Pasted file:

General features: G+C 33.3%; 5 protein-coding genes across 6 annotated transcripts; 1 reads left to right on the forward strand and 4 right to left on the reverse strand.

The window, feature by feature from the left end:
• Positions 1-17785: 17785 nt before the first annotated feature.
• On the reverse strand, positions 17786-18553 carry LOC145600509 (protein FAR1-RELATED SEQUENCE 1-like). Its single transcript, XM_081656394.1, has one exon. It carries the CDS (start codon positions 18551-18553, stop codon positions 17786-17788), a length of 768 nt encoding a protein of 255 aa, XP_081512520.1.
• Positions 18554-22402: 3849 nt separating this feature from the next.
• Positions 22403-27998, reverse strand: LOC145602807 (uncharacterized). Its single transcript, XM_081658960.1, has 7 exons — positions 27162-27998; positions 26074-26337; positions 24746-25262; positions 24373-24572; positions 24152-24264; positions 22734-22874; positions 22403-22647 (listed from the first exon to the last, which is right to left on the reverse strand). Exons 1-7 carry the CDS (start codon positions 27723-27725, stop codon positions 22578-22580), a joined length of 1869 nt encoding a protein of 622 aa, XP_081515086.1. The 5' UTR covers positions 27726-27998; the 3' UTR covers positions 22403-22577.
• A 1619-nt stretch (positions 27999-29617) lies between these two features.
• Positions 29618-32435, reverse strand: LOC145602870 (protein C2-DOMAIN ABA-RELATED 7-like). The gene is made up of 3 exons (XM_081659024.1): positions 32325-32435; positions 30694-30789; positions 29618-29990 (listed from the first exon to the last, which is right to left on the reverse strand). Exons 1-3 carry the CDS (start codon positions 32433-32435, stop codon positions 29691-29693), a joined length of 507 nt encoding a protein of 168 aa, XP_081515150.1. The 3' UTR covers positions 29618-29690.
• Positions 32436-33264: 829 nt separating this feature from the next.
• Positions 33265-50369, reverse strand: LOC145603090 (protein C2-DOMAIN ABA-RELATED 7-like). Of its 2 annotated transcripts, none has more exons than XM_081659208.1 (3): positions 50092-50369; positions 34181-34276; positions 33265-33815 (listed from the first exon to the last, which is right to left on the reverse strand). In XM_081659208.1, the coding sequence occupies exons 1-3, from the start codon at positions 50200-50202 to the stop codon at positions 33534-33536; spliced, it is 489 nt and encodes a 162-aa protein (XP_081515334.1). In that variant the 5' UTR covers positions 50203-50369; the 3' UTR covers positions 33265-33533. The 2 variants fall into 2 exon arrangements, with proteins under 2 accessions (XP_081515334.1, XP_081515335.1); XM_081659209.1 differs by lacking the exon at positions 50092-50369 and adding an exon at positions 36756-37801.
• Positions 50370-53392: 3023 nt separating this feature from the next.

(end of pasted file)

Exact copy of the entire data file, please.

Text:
General features: G+C 33.3%; 5 protein-coding genes across 6 annotated transcripts; 1 reads left to right on the forward strand and 4 right to left on the reverse strand.

The window, feature by feature from the left end:
• Positions 1-17785: 17785 nt before the first annotated feature.
• On the reverse strand, positions 17786-18553 carry LOC145600509 (protein FAR1-RELATED SEQUENCE 1-like). Its single transcript, XM_081656394.1, has one exon. It carries the CDS (start codon positions 18551-18553, stop codon positions 17786-17788), a length of 768 nt encoding a protein of 255 aa, XP_081512520.1.
• Positions 18554-22402: 3849 nt separating this feature from the next.
• Positions 22403-27998, reverse strand: LOC145602807 (uncharacterized). Its single transcript, XM_081658960.1, has 7 exons — positions 27162-27998; positions 26074-26337; positions 24746-25262; positions 24373-24572; positions 24152-24264; positions 22734-22874; positions 22403-22647 (listed from the first exon to the last, which is right to left on the reverse strand). Exons 1-7 carry the CDS (start codon positions 27723-27725, stop codon positions 22578-22580), a joined length of 1869 nt encoding a protein of 622 aa, XP_081515086.1. The 5' UTR covers positions 27726-27998; the 3' UTR covers positions 22403-22577.
• A 1619-nt stretch (positions 27999-29617) lies between these two features.
• Positions 29618-32435, reverse strand: LOC145602870 (protein C2-DOMAIN ABA-RELATED 7-like). The gene is made up of 3 exons (XM_081659024.1): positions 32325-32435; positions 30694-30789; positions 29618-29990 (listed from the first exon to the last, which is right to left on the reverse strand). Exons 1-3 carry the CDS (start codon positions 32433-32435, stop codon positions 29691-29693), a joined length of 507 nt encoding a protein of 168 aa, XP_081515150.1. The 3' UTR covers positions 29618-29690.
• Positions 32436-33264: 829 nt separating this feature from the next.
• Positions 33265-50369, reverse strand: LOC145603090 (protein C2-DOMAIN ABA-RELATED 7-like). Of its 2 annotated transcripts, none has more exons than XM_081659208.1 (3): positions 50092-50369; positions 34181-34276; positions 33265-33815 (listed from the first exon to the last, which is right to left on the reverse strand). In XM_081659208.1, the coding sequence occupies exons 1-3, from the start codon at positions 50200-50202 to the stop codon at positions 33534-33536; spliced, it is 489 nt and encodes a 162-aa protein (XP_081515334.1). In that variant the 5' UTR covers positions 50203-50369; the 3' UTR covers positions 33265-33533. The 2 variants fall into 2 exon arrangements, with proteins under 2 accessions (XP_081515334.1, XP_081515335.1); XM_081659209.1 differs by lacking the exon at positions 50092-50369 and adding an exon at positions 36756-37801.
• Positions 50370-53392: 3023 nt separating this feature from the next.